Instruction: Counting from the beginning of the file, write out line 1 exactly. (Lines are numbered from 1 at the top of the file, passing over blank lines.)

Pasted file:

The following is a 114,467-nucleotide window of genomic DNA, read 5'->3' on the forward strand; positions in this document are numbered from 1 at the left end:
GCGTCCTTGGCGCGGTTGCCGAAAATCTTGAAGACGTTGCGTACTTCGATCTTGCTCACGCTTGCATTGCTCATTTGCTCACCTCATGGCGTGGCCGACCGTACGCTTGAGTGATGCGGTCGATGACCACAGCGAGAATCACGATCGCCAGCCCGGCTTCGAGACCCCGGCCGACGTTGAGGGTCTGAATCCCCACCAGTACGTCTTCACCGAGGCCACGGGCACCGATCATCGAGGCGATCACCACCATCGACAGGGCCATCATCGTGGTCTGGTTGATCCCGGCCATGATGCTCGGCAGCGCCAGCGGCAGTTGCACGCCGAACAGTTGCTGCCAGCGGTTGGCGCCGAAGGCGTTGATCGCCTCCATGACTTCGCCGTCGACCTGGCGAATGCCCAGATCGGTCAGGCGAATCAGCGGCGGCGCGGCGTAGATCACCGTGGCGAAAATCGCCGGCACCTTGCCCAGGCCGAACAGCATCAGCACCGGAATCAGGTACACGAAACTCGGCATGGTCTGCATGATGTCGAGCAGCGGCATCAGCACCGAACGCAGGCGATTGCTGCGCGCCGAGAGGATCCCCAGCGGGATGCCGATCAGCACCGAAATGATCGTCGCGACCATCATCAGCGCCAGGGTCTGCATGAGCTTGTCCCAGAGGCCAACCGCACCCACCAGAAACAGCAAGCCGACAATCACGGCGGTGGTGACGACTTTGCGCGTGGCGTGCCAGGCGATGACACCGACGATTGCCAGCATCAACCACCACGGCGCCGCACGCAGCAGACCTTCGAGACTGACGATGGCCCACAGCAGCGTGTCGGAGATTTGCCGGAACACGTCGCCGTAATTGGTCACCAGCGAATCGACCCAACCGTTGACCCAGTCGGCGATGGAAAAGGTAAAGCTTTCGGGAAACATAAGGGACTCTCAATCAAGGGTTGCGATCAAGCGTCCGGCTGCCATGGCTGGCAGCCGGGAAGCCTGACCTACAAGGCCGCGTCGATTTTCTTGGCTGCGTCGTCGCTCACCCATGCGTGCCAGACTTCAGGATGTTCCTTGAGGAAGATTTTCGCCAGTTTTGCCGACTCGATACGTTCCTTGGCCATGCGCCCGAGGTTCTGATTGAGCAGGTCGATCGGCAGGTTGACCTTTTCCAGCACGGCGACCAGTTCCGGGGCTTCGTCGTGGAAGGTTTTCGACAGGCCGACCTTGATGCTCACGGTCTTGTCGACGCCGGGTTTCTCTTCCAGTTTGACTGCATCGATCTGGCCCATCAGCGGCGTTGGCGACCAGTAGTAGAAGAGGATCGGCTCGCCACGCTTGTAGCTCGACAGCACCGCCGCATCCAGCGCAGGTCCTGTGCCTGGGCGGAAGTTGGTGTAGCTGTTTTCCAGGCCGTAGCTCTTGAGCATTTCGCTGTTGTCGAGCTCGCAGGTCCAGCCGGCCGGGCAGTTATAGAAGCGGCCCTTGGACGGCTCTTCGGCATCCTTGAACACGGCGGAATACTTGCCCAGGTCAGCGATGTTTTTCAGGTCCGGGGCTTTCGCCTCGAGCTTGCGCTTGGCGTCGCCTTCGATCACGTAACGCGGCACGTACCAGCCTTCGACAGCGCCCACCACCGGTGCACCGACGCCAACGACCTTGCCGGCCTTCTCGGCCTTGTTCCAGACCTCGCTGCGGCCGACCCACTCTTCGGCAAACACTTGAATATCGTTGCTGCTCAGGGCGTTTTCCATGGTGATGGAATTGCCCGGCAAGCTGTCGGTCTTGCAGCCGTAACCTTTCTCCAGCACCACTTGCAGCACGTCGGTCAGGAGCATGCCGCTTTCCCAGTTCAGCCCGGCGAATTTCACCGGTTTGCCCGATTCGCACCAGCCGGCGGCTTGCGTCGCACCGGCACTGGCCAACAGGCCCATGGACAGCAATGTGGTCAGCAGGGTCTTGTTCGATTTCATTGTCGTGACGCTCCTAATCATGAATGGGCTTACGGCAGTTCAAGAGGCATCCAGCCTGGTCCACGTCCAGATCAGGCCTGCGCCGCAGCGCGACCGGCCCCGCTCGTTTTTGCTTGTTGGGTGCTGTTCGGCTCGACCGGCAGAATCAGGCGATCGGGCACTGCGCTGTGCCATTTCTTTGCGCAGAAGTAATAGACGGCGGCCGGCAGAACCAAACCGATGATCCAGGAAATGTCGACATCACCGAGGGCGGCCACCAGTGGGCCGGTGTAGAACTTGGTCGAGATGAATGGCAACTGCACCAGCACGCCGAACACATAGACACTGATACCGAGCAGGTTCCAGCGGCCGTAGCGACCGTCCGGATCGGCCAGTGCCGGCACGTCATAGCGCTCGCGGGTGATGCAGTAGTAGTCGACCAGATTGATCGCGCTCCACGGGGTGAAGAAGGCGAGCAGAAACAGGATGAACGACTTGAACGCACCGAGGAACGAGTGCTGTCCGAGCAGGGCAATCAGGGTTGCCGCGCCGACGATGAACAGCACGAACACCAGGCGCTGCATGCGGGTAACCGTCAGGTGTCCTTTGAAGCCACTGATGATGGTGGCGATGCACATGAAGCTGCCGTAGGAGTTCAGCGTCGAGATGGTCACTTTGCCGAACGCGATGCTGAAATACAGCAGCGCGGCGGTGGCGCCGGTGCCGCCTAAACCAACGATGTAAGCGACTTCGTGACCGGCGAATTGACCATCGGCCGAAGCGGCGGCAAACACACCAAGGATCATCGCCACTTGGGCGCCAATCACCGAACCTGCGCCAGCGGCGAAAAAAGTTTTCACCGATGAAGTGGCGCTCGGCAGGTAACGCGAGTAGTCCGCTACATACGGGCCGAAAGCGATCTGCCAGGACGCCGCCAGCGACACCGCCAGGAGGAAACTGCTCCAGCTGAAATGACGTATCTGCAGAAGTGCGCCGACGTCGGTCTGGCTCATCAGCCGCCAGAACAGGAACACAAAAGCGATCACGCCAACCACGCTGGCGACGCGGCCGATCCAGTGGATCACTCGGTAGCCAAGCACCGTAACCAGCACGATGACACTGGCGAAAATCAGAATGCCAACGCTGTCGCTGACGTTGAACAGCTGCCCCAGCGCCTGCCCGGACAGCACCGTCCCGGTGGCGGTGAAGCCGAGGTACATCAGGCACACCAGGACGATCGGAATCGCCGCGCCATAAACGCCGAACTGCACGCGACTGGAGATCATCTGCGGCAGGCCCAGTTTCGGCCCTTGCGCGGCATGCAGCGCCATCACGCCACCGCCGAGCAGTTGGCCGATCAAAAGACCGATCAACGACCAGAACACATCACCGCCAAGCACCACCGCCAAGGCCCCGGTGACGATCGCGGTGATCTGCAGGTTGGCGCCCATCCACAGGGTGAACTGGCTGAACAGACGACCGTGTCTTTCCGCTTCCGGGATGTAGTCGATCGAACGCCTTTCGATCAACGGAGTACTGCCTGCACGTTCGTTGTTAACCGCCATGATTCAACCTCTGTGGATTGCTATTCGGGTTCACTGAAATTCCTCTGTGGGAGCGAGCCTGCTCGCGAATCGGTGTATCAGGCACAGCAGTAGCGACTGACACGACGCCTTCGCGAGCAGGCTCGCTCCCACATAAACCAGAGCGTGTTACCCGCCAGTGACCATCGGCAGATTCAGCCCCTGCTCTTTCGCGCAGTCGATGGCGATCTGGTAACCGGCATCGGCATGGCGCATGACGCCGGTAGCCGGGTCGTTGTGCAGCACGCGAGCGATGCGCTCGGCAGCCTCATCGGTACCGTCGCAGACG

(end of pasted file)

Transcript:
The following is a 114,467-nucleotide window of genomic DNA, read 5'->3' on the forward strand; positions in this document are numbered from 1 at the left end: